Two of the guards stood aside to watch the hall. The rest followed their master through the doors and into the crowded room. The noise died immediately as the President was recognized.

The Notters found seats together as Bowles stepped gravely down and the President approached the stage. He climbed the short staircase, faced his silent audience, and engulfed the microphone in one large hand. “Gentlemen,” he said. “And ladies. I understand that you have all thoroughly discussed the most important plank in our platform. I trust you understand it.”

His audience laughed politely. “Very well, then. As the titular head of our great Right-to-Life Party, l don’t feel it would be amiss for me to conduct the voting on this issue. I will canvass you myself.”

A few seemed disturbed at that. They had expected the Party’s secretary to run the show. He was a traditionalist himself, and the other traditionalists felt they could count on him to interpret a voice vote correctly. The President, it seemed, was of another mind.

The results surprised no one. The score was 283 to 114, and the Party would change. The President said it when he closed the tally:

“The die is cast. We may not be as righteous as once we were, but we will continue to hold this nation’s reins. We will continue to steer the nation’s path as close to righteousness as is humanly possible. If we have had to loosen our grip on a principle, we may rest assured that our grasp of the right is still far, far firmer than that of the New Democrats. We know that they would return us all to the evil days of the mid-twentieth century. We. . .


Anna Howe led her group into the nearly deserted underground tunnel. The stores that lined it were closed, and few people had any other reason to use it at this hour.

A wall clock said it was only 8:45. They had a quarter of a mile to go, and they had plenty of time to take their intended formation. Fred Ayala stepped up beside his leader. She seemed bulkier than usual, and he could feel the rigidity of cheap plastic armor beneath her jacket when he bumped her side.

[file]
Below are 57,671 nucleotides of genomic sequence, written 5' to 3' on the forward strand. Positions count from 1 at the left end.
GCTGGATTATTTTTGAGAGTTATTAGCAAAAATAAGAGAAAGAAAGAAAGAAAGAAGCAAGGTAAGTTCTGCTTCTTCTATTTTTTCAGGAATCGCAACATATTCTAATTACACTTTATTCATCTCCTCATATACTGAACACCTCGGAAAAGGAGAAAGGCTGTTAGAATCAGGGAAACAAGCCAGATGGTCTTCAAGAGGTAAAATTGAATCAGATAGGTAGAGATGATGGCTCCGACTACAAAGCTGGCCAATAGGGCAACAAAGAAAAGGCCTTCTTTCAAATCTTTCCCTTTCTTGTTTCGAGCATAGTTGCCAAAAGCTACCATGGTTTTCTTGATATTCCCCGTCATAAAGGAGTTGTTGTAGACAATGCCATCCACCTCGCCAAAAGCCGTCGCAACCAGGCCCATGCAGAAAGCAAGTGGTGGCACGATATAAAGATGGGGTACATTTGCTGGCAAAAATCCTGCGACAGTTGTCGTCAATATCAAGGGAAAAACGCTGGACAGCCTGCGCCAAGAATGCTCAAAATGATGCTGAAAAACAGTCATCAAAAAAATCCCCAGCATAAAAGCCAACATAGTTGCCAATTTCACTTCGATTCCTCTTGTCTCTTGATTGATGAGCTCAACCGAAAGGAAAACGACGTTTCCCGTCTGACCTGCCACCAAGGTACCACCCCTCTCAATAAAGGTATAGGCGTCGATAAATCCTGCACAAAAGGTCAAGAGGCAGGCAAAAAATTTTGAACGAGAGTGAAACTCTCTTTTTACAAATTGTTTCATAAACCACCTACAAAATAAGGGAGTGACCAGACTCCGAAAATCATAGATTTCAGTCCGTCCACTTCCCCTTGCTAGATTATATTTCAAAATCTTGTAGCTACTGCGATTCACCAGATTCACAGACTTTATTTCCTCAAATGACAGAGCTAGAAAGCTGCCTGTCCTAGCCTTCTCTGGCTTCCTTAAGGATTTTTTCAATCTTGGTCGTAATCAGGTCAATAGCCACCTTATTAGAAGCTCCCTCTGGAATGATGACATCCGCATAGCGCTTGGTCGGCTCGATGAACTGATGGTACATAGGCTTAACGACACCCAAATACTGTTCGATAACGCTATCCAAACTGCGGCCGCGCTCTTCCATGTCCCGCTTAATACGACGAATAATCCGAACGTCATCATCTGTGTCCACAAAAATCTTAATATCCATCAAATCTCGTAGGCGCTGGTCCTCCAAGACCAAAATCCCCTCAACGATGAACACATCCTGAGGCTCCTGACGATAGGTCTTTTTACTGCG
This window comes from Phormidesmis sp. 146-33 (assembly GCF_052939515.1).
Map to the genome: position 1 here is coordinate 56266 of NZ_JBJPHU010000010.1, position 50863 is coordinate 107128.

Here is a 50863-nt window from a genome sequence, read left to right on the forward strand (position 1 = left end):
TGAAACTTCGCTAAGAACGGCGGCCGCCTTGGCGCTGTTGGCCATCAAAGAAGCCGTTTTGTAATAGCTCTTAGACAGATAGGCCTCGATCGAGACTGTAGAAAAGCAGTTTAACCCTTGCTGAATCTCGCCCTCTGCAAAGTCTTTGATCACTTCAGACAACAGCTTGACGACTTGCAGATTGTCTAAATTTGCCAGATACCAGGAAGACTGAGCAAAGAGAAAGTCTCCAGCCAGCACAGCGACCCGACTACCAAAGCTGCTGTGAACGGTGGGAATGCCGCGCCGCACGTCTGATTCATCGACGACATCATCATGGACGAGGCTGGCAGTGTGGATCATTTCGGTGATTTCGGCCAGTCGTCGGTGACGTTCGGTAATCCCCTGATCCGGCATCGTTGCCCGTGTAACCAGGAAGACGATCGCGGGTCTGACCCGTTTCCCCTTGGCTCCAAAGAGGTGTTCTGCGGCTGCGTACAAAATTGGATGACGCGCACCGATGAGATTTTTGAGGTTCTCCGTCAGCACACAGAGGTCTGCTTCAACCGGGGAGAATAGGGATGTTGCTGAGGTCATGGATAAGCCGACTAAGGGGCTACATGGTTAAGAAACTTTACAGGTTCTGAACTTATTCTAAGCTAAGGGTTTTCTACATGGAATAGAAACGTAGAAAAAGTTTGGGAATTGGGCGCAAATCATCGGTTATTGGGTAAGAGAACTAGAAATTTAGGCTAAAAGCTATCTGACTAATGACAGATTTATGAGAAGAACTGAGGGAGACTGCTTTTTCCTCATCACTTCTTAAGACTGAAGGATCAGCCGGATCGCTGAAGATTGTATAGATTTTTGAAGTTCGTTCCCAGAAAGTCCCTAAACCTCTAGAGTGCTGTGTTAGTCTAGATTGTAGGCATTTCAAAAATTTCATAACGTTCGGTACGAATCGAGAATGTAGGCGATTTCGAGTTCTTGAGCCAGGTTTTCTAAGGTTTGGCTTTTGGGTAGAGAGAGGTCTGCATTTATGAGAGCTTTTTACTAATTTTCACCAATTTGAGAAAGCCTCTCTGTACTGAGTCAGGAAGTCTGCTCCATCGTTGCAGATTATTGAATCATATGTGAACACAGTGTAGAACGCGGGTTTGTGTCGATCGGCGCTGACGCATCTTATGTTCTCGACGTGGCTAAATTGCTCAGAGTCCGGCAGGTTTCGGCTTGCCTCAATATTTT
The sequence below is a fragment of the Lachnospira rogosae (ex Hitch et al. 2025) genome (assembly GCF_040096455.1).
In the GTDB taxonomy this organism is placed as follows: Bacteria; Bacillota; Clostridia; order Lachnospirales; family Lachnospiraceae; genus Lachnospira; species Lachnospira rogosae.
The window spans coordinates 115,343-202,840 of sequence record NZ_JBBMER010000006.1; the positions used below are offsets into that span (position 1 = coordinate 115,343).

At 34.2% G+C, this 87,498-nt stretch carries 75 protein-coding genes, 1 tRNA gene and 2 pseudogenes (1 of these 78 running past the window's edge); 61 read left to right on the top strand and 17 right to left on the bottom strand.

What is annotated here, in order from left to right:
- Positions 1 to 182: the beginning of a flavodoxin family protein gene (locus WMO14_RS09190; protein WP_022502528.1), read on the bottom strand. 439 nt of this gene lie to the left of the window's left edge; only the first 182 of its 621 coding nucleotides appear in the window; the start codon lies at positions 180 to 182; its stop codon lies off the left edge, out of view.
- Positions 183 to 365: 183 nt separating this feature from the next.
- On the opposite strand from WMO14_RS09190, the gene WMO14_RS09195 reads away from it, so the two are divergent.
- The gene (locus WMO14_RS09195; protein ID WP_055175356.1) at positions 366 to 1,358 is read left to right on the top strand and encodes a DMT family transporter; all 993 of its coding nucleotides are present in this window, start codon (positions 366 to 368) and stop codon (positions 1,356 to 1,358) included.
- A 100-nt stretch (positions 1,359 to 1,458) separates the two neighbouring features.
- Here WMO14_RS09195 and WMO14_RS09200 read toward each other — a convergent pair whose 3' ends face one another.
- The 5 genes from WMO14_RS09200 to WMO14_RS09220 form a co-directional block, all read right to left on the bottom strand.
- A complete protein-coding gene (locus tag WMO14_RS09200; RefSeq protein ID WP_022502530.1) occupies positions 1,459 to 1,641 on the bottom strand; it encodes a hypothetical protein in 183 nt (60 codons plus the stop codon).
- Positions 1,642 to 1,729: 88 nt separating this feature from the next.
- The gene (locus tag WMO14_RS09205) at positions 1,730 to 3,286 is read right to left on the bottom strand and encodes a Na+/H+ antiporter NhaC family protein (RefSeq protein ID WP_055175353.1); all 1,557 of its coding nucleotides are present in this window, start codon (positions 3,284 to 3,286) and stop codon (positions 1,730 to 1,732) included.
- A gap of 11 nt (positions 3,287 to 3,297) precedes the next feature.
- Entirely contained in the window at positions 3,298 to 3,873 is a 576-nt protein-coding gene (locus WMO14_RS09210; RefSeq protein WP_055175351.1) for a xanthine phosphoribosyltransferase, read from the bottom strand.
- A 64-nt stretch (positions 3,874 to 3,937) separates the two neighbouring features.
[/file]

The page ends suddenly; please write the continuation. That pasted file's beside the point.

“You know the way, Fred.”

He nodded silently, suppressing a sudden wave of revulsion. He had rehearsed the route two weeks before. What had she rehearsed? They were supposed to be on a suicide mission, but she was plainly ready to survive if she could.

“Then take the point. We want to surprise them.” She let herself slip back along the column, pausing regularly to encourage and promise, telling her people of the good they would do, reminding them of their roles. It wouldn’t do for anyone simply to open fire. Their objective was more than mere random slaughter.

Fred squelched his thoughts and increased his pace. His weapons rang faintly together, in time with his step, but he could do nothing but pray they wouldn‘t give him away. Once he was a hundred feet ahead of the rest, he could slow down and be quiet once more. Until then, he could only pray.

There was no one in sight at the hotel door, loosening his pistols in their holsters, he beckoned the others on. He unslung his Uzi, and then he thought of his machete. If he met anyone, that might really be better. Quieter. He used the sheath to prop the door open and advanced with the blade naked in his hand.

The hallway carpets muffled his tread. There was still no one in sight. He hesitated at the first intersection, waited for the others to reach him. He turned the corner. Still no one. The stairs were where he’d found them before. He went up the three flights silently. The glass door to the second floor was ajar, and he could see a guard, his gun safely holstered, his back to the glass.

Fred Ayala slipped his arm between door and jamb. He slashed viciously, and the guard fell. The machete jammed in the broken skull.

Fred left it, and with it his last compunctions. He had not been sure he could really do it, for he had never killed before, not even in the army.

The next guard would surely not be alone. Machetes would be useless. He signed to the man behind him to remove the body and open the door.